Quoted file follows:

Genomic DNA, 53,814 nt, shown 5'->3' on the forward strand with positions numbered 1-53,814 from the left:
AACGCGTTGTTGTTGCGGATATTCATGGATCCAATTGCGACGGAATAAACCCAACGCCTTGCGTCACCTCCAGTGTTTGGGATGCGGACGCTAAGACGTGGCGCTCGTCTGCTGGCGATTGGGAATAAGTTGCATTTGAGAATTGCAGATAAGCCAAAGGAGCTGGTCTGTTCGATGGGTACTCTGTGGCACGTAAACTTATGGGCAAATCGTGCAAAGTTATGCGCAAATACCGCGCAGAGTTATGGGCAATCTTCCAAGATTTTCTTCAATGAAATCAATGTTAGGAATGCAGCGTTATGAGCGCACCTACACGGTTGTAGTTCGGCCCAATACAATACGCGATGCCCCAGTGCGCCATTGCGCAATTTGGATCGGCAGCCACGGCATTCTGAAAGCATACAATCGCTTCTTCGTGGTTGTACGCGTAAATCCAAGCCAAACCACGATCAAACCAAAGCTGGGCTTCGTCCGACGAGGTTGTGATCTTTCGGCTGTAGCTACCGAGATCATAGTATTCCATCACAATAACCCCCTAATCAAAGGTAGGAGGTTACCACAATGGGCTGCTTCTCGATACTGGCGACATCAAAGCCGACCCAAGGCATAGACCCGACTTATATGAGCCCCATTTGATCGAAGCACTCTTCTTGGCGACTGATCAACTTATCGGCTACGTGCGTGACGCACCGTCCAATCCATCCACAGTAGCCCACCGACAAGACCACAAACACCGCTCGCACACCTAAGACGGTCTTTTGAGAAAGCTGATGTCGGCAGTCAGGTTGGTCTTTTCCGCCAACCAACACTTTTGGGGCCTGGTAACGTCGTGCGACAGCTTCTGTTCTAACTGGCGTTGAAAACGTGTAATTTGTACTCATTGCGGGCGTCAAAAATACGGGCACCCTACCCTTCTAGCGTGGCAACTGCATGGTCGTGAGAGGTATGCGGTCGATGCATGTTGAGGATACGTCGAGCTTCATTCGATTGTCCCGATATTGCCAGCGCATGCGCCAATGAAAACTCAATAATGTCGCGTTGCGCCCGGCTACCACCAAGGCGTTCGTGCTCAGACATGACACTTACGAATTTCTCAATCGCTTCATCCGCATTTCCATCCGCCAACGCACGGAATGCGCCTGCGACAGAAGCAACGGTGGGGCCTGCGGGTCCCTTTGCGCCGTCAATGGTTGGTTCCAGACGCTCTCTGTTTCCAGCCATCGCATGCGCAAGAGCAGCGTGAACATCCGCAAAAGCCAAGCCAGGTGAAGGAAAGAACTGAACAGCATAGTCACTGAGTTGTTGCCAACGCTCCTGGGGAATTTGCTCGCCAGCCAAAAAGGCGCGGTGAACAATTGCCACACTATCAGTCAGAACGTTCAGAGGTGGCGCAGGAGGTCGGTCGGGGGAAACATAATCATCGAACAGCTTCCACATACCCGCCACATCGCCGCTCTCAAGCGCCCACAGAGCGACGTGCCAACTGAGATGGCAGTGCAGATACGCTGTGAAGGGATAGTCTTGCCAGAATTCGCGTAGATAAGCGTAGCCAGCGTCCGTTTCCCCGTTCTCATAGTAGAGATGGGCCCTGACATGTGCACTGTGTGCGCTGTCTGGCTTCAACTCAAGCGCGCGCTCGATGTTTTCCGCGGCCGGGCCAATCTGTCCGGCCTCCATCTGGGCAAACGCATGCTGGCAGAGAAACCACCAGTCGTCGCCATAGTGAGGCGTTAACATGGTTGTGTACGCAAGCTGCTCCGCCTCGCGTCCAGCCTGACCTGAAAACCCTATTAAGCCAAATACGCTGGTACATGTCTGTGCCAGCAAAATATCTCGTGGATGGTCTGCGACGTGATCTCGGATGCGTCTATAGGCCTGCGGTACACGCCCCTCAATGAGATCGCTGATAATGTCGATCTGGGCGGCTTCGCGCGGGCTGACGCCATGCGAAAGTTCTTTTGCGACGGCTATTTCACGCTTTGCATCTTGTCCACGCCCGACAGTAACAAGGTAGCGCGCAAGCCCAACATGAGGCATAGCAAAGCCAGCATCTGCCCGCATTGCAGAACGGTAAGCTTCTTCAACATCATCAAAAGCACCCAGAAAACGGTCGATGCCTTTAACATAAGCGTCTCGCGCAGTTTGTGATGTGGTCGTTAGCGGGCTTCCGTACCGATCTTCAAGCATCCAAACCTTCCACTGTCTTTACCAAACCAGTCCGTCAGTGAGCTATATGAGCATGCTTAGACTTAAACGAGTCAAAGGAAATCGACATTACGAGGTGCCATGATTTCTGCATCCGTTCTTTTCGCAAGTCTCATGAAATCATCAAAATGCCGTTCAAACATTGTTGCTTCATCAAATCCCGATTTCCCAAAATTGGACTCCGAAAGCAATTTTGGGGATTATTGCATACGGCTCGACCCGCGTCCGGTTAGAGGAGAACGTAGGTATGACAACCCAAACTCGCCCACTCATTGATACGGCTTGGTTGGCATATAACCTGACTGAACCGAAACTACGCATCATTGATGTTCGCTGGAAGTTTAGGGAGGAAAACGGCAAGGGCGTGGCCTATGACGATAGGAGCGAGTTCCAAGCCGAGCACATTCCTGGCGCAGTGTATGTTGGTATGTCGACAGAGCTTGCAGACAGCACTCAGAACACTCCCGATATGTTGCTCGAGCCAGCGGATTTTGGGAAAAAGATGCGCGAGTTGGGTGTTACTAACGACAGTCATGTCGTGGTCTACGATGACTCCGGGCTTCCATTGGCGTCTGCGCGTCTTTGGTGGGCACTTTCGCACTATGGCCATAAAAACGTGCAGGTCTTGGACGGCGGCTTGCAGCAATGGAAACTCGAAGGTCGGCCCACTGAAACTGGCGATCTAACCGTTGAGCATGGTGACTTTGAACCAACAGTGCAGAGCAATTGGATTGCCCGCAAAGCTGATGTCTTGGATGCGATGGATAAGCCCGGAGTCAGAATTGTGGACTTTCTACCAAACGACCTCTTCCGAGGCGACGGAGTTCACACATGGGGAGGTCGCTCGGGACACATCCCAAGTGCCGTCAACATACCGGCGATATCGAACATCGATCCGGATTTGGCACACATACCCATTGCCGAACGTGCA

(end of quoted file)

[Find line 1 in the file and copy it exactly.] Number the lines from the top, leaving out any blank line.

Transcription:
Genomic DNA, 53,814 nt, shown 5'->3' on the forward strand with positions numbered 1-53,814 from the left: